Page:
Introduction to Radiologic and Imaging Sciences and Patient Care: Basic Radiation Protection and Radiobiology Flashcards


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1

Results in ionization of atoms.

Loss of electrons

2

___________ must outweigh the ________ of any x-ray diagnostic study.

Benefits risks

3

Two sources of ionizing radiation

natural and manmade

4

_____________ and __________ x-ray examinations make up the largest portion of human-made radiation exposure.

Medical and dental

5

Conditions necessary for x-ray production.

Source of electrons (Cathode filament)(negative) Means of accelerating electrons/high-speed motion (Voltage) Mechanism stopping electrons abruptly/deceleration (Target/Anode)(positive)

6

Energy of beam is expressed in __________.

Kiloelectron volts (keV)

7

Three possible paths an x-ray beam can undergo.

Total absorption Pass through with no energy loss Scattering/secondary interaction with loss of energy

8

Five types of x-ray interactions with matter.

Classic coherent scattering Photoelectric interactions Compton scattering Pair production Photodisintegration

9

Who does photoelectric interactions expose?

Patient

10

Who does compton scattering expose?

Radiographer/Tech

11

Involves very-low energy x-rays. No ionization occurs.

Classic Coherent Scattering (Thompson scattering)

12

What does coherent scattering do to an atom?

Atom becomes excited and emits x-ray with same energy.

13

Classic Coherent Scattering occurs when x-rays possess energy levels below what keV?

10 keV

14

Occurs within the diagnostic x-ray energy range

Photoelectric effect Compton scattering

15

Incoming x-ray photon is completely absorbed by collision with inner-shell(k-shell) electron.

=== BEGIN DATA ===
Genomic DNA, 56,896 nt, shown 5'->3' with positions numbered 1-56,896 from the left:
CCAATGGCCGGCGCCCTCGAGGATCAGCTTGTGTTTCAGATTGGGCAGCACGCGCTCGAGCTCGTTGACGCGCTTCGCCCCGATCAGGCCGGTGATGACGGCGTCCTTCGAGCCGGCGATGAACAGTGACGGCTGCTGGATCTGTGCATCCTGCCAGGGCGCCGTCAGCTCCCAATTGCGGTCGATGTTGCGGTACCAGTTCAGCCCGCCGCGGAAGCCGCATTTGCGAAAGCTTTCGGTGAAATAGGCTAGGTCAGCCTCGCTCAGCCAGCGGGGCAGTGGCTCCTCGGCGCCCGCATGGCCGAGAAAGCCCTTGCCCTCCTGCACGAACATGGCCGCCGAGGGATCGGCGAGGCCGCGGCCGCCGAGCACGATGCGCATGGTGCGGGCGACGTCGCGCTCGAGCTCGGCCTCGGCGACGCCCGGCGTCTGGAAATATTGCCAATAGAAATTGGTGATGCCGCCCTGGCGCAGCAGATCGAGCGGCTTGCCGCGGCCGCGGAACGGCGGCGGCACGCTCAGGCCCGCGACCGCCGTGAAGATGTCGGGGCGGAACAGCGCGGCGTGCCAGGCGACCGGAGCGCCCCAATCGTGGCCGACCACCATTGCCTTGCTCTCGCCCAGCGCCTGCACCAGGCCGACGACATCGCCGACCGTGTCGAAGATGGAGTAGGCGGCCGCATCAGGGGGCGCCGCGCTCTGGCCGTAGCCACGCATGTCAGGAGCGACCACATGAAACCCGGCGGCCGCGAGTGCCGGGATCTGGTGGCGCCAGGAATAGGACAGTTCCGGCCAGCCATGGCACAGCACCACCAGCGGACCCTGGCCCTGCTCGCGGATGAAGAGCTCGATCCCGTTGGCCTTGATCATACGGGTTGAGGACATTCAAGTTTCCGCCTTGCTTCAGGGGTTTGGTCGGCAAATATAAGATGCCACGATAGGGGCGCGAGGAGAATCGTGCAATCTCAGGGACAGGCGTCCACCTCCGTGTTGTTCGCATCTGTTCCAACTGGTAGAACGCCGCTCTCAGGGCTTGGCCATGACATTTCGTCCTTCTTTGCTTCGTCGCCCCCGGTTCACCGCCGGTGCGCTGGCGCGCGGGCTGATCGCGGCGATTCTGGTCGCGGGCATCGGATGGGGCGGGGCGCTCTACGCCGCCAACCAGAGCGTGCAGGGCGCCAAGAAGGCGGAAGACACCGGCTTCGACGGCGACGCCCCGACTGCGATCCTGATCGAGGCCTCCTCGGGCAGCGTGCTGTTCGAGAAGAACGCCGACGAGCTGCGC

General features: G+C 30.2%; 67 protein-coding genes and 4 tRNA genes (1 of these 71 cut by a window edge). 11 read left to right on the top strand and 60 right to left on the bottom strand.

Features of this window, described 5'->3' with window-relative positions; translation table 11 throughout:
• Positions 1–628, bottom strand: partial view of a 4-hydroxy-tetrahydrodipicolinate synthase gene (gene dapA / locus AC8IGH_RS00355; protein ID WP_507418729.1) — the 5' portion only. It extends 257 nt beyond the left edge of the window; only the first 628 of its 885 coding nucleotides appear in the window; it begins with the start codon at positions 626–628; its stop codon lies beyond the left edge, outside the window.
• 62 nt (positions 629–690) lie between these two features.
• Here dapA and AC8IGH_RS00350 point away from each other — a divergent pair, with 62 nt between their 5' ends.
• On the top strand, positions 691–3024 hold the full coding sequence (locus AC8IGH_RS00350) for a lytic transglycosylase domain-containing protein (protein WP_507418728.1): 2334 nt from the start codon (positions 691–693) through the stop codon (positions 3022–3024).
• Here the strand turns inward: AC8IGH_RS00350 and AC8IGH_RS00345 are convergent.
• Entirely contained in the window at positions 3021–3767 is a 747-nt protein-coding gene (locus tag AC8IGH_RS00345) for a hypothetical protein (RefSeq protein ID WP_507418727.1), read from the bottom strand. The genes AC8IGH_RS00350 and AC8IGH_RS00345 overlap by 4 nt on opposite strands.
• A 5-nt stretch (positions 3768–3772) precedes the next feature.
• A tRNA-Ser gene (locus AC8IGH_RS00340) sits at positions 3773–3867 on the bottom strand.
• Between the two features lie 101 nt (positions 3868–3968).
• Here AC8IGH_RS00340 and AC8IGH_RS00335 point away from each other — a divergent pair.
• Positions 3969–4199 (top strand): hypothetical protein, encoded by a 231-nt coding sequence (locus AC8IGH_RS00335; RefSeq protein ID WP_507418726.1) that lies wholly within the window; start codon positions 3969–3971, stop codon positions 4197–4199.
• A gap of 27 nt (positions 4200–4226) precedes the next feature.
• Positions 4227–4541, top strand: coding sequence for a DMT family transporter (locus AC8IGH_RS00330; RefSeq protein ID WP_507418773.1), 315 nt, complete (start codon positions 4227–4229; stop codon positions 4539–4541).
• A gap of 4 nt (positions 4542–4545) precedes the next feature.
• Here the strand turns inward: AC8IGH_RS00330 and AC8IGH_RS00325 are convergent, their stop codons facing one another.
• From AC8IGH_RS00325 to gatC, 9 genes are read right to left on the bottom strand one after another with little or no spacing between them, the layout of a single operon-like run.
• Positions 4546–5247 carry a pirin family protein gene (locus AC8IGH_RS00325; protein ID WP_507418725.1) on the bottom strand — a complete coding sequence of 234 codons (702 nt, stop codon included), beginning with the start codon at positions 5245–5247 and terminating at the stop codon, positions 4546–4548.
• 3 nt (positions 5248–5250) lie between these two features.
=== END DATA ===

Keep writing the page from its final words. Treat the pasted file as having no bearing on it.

Photoelectric effect

16

What does Photoelectric effect do to an atom?

-Electron (photoelectron) leaves atom, creating an ion pair. -Free electron eventually unites with other matter. -Secondary radiations created as a result of electron cascade from outer shells to inner shells.

17

In the Photoelectric effect, which electron produces an x-ray with energy high enough to impact your image?

The electron that drops in to the hole in the k-shell

18

Radiation interaction responsible for most hazard to patients. Why?

Photoelectric effect Because there is complete absorption in the patient

19

Incoming photon collides with outershell electron

Compton Scattering

20

What does Compton Scattering do to an atom?

-Incoming photon collides with outershell electron, creating a free Compton electron (recoil) and an ion pair. -Incoming photon loses some of its energy through collision, scatters off in a random direction (scatter angle), and undergoes other interactions until its energy is gone. -The electron vacancy is filled nearly instantly.

21

Reaction with matter that requires very high energy photons.

Pair Production

22

For the pair production to occur, the energy of the incoming x-ray photon must be at least:

1.02 MeV

23

What does Pair Production do to an atom?

-The incoming photon interacts with the force field around the nucleus then disappears. -Two particles reappear, each with equal energy (0.51 mEv). -The positron collides with a free electron and creates an annihilation reaction. -Annihilation reaction creates two photons at opposites angles to each other.

24

Reaction with matter that requires the energy of the photon to be extremely high.